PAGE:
Reproductive Rights as Human Rights

In September 1995, Hillary Clinton was in attendance as First Lady at the  United Nations Fourth World Conference on Women in Beijing. In her seminal speech, she declared, “If there is one message that echoes forth from this conference, let it be that human rights are women’s rights and women’s rights are human rights, once and for all.” It’s a view that Bryan, an administrator at an abortion clinic in Texas shares: “Women’s rights are human rights…I definitely agree with that. I’ve read a lot of books and met physicians who were providing when abortion was not legal, and talked to them about septic abortions, things they saw in that time period We are fighting a human rights battle because the consequences of illegal abortion are so great…”

Cheryl Bianchi wears an American flag as a cape while marching along the street during a Women’s March, Saturday, Jan. 20, 2018, in Los Angeles. On the anniversary of President Donald Trump’s inauguration, people participating in rallies and marches in the U.S. and around the world Saturday denounced his views on immigration, abortion, LGBT rights, women’s rights and more. (AP Photo/Jae C. Hong)
The human rights framework introduced in the 1970s after the passing of Roe was critical in establishing the right to choose for all women, but it’s proven to be limited under this current political climate. For decades, the framework has shaped the debate around legal abortion as a reproductive rights issue inextricably linked to human rights. In 1973, under Roe v. Wade, The Supreme Court of the United States found that the constitutional right to privacy is “broad enough enough to encompass a woman’s decision on whether or not to terminate her pregnancy.” Framing abortion and reproductive rights as a privacy and thus human rights issue meant that women were given the right to access the reproductive healthcare they needed, and the right to decide for themselves whether or not they wanted children. The reproductive rights framework includes several fundamental human rights: the right to health, the right to life, information, education, quality and privacy, as well as freedom from discrimination. Crucially, the right to health includes, “the right to attain the highest standard of sexual and reproductive health” – and that incorporates the right to a safe, legal abortion. 

However, this framework might no longer work; it might not go far enough in this current climate. Today, especially under the Trump administration, it might seem redundant to chime that reproductive rights are human rights. Are reproductive rights really human rights if the House in Mississippi just pushed through a 15 week abortion ban  – the earliest in the US?

While many harmful policies for women’s reproductive rights predate the Trump administration, his administration and the Republican-led Congress have made moves to curtail hard-fought access and rights for women’s reproductive health and family planning services. Kinsey Hasstedt, a senior policy manager at the Guttmacher Institute said, “Coming into year two, these lawmakers are very clearly intent on continuing this all-out assault… And there are lots of reasons to be concerned.”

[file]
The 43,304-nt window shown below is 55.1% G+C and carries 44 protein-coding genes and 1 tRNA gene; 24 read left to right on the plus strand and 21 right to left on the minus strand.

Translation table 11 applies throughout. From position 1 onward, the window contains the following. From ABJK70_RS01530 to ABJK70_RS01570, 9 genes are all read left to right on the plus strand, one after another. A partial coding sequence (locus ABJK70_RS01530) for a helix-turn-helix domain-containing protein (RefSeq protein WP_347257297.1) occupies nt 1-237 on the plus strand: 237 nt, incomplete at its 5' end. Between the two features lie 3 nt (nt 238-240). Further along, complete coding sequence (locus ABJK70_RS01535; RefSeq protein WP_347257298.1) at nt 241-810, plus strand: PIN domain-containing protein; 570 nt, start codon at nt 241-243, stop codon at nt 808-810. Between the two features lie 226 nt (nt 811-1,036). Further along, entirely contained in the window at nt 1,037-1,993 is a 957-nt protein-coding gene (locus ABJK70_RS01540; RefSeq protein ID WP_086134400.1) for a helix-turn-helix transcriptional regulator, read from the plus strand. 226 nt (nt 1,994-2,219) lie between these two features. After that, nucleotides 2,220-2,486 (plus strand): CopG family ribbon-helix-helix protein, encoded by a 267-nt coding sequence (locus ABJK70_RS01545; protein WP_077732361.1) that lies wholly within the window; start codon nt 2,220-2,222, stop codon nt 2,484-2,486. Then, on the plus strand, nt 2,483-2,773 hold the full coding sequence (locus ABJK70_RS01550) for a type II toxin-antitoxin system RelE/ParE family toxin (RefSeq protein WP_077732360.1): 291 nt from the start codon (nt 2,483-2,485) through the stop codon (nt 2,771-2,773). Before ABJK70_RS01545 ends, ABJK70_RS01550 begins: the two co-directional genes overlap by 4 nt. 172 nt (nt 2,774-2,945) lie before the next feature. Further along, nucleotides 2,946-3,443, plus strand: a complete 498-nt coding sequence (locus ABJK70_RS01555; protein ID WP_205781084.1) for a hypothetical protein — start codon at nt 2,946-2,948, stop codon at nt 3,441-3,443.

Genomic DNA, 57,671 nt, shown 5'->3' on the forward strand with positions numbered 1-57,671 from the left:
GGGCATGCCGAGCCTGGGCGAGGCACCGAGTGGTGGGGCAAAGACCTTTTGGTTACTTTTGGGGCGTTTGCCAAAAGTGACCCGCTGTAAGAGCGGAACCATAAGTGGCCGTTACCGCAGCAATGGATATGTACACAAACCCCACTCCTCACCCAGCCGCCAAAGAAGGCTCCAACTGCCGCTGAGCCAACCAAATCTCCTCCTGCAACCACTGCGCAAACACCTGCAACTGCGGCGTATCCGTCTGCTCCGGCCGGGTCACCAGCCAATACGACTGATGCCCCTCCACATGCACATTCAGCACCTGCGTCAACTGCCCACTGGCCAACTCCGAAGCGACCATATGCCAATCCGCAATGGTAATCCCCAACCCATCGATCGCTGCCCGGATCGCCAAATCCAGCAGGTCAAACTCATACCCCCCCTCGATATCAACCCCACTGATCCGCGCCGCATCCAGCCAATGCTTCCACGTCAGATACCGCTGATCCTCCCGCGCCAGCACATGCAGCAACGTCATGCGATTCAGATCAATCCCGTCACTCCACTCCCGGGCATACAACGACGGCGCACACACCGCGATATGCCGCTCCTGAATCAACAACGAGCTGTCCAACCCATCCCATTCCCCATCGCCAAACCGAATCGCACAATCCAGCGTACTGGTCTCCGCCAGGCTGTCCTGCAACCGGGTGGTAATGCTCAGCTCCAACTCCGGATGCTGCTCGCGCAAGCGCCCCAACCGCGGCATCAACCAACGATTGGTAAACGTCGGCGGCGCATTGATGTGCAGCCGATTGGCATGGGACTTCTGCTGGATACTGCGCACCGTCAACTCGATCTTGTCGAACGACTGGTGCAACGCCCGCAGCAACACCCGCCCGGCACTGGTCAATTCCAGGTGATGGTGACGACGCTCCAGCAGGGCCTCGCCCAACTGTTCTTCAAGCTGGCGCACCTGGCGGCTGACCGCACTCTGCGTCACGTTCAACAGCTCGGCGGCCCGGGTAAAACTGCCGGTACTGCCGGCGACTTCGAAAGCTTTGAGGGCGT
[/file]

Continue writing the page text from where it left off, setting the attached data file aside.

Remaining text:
Renee Bracey Sherman of Chicago, Ill. celebrates at the Supreme Court in Washington, Monday, June 27, 2016, after the court struck down Texas’ widely replicated regulation of abortion clinics .The justices voted 5-3 in favor of Texas clinics that had argued the regulations were a thinly veiled attempt to make it harder for women to get an abortion in the nation’s second-most populous state. (AP Photo/Evan Vucci)
The problem with the human rights framework, which aligns abortion and reproductive rights as a human rights issue, is that it does not deter the current administration from taking a hard line on women’s reproductive rights. Even with advocates framing this as a human rights issue, the administration has emphasized rolling back on birth control and abortion access. The Trump administration’s draft plan for Health and Human Services, which was first released in October said the federal health agency would be “serving and protecting Americans at every stage of life, beginning at conception.” Traditionally, language around life starting at conception is kept for religious groups and anti-choice advocates, not documents issued by the US government that will help guide federal policy. Additionally, while the current administration has failed to repeal the Affordable Care Act, it has chipped away at Medicaid which could have detrimental effects on women’s reproductive health and rights. Medicaid is of insurmountable importance for women’s reproductive health, paying for low-income births and covering abortion with state dollars. If the government makes it harder for people to access Medicaid, it could result in fewer women accessing reproductive healthcare. Finally, the Trump administration and conservatives in Congress remain focused on defunding Planned Parenthood. 

While it’s unclear what the next stage of the abortion debate it, it remains that women’s bodies are a political battleground in the United States. It shouldn’t be the case that after the passing of Roe v. Wade in 1973, women’s access and rights would still be under attack. What we’ve seen – from laws making abortion access harder to anti-choice advocates weaponizing the right to life – is that the 1970s framework cannot stand up to the current political ties. Perhaps it’s time we abandon the framework of abortion and reproductive rights as a human rights issue, and instead begin to recognize it as a constitutional right, to ensure that women in the United States can continue to enjoy their privacy and hard-won right to abortion.


June Eric-Udorie is a T’21 Undergraduate and a 2018 Human Rights Scholar at the Institute.

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